Monday, November 01, 2010

Englishman Hill

by Steph

Yesterday we decided to get a little cultural by making a stop at Frank Lloyd Wright’s ‘masterpiece’ (as they describe it in the Lonely Planet), Fallingwater. This was a house designed in 1939, around the middle of FLW’s career, as a summer retreat outside of Pittsburgh for the Kaufmann family, who owned the biggest department store in the city.


We weren’t allowed to take pictures inside, so you’ll just have to imagine that it was totally rad. I think that’s how they describe it in the architecture books, anyway. Knowing nothing about FLW, or much about architecture, for that matter, The Hairy One and I learned a few things:

  • FLW didn’t like high ceilings. He felt that a low ceiling, built ‘to human scale’, encouraged the eye to look outward into the landscape rather than up into the room.
  • He integrated the indoors and outdoors as much as possible. Fallingwater was built over a waterfall (surprise!) with a nifty little glass hatch in the living room down to the water below.
  • He wouldn’t allow the stone for the flooring to be hewn flat. Instead, he kept it natural, which gives the effect of walking over rocks in the landscape.
  • FLW didn’t always think about how practical his designs were. He was more interested in how things looked than in how they worked on a day to day basis, like the enormous cast iron kettle he built into the fireplace, which in theory could hold gallons of mulled wine or something for a party, but which in fact took more than 14 hours to heat up.
  • Our man was a bit of a stubborn fellow. He didn’t think it was his job to seek out work, or to design to a client’s brief. Instead, he waited for work to come to him, and assumed that any customer was interested in hiring him for his artistic vision. As a result, he didn’t work for 7 years before the Kaufmanns finally commissioned him to build Fallingwater.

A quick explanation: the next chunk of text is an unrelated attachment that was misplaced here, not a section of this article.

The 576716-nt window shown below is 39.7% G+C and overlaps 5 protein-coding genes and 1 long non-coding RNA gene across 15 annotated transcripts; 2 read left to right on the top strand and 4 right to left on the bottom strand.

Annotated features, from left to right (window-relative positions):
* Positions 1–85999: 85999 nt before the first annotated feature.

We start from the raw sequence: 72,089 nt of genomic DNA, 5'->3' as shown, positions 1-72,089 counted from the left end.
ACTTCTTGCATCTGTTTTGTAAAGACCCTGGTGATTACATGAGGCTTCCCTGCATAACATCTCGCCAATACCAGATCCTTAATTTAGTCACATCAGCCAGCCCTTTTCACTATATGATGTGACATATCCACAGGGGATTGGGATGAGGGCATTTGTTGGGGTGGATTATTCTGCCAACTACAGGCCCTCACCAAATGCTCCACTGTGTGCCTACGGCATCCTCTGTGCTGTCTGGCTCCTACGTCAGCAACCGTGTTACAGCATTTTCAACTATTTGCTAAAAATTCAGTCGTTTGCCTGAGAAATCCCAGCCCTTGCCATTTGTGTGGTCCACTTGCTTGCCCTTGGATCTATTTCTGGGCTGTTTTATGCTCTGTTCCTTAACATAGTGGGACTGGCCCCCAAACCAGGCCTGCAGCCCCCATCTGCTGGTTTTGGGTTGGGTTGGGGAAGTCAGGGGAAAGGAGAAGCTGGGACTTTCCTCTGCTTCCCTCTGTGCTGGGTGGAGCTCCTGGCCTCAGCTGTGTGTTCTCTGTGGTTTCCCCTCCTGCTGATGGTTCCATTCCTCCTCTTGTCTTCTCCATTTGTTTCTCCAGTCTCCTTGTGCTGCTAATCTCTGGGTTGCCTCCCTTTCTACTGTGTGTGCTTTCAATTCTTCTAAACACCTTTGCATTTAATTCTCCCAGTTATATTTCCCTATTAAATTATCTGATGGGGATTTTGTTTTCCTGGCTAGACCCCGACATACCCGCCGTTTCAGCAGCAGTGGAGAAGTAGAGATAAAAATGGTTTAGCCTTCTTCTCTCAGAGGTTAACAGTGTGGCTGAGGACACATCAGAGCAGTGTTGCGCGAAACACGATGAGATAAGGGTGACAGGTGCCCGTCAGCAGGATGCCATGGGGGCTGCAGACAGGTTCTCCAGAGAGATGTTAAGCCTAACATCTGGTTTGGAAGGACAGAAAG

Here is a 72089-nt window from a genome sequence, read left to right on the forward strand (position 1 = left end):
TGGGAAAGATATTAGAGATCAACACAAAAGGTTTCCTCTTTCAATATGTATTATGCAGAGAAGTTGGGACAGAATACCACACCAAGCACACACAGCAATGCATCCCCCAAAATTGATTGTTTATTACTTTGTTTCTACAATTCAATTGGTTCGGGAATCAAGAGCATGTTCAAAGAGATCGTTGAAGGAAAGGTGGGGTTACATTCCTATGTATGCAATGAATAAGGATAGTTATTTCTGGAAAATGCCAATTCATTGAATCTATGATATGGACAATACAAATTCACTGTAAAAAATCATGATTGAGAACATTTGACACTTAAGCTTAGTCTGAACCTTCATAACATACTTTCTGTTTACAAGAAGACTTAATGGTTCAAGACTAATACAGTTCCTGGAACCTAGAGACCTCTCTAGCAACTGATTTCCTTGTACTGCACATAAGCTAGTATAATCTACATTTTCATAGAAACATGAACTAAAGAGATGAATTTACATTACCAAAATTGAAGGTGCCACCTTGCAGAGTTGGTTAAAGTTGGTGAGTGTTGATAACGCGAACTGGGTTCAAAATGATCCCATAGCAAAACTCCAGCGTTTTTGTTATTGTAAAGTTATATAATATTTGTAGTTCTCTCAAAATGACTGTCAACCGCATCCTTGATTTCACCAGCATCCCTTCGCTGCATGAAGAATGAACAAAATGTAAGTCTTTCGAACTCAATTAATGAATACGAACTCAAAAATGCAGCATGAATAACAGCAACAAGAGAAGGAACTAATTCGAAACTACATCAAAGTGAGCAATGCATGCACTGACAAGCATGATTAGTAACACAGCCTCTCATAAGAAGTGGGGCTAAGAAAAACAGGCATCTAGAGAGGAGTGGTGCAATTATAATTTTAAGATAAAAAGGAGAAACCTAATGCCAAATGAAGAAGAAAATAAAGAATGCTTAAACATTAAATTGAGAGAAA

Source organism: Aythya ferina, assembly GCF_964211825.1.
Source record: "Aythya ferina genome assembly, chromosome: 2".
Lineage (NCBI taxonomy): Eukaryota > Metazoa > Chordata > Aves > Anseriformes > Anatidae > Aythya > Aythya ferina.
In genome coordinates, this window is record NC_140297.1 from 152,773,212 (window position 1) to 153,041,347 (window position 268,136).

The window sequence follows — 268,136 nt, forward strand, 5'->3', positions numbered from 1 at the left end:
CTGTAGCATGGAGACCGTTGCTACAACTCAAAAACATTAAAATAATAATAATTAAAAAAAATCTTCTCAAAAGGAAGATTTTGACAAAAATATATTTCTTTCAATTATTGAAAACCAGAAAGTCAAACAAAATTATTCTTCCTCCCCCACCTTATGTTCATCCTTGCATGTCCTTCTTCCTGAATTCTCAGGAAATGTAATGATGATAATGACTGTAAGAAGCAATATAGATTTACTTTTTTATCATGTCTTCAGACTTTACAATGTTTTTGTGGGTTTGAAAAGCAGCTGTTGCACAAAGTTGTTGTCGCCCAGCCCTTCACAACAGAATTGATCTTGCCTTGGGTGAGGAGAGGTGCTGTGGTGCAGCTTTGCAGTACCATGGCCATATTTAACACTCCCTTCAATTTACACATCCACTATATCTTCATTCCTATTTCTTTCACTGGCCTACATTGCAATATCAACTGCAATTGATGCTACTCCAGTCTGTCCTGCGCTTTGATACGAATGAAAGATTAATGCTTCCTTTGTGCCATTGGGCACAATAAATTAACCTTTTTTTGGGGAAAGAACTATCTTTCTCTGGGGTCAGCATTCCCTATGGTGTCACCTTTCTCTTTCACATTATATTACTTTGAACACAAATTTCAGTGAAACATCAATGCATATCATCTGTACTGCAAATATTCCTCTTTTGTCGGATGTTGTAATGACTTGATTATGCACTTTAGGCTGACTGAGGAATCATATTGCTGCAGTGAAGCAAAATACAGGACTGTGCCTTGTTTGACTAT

IMG_6049In some ways, it was a modest house—it was only a 4 bedroom place with an open plan kitchen/living area—but it felt more grand than that, like the whole of the waterfall and surrounding hillsides were part of the building. If you ever find yourself near Pittsburgh (and why would you?), it’s worth a visit.


After Fallingwater we found ourselves searching for a place to stay in Pittsburgh for the night. Unfortunately, no motels fit our ‘room in exchange for our sparkling company’ criteria, so we camped out in a functional but charmless site near the highway. Along the way we had to take a quick break for this photo op:


We entertained ourselves for the evening by building a fire and perfecting the art of making pizza in a camp stove. The first two were charred on bottom, but by the third try, it wasn’t half bad.


I also made some apple cheddar biscuits (in the American sense of the word), which turned out very nicely indeed and convinced Steve that cooked apple isn’t so bad after all. By the time we’d finished stuffing our faces, it had grown very cold indeed, and my feet were frozen. We slept well under the mighty duvet, despite 35F/ 1C temperatures outside…


  1. Very interesting, there are lots of pics of Fallingwater house interior on google of course, looks great.
    Pleased to hear Steve's eating apples.
    Your temperature make England's 15C look balmy!

  2. the cookings coming along, i was trying to think of something remedial for the oven, but i think ure getting the swing of it!

    keep it up, its very entertaining to see what you're up to, (although i would rather be with you, but it is a honeymoon, so would feel a bit of a gooseberry ; )

    and you must keep the beard going, until the end, mines still going strong since the wedding, i'm sure if i dig around, there maybe some lobster still in there!

    thanks for the card btw

    keep on trucking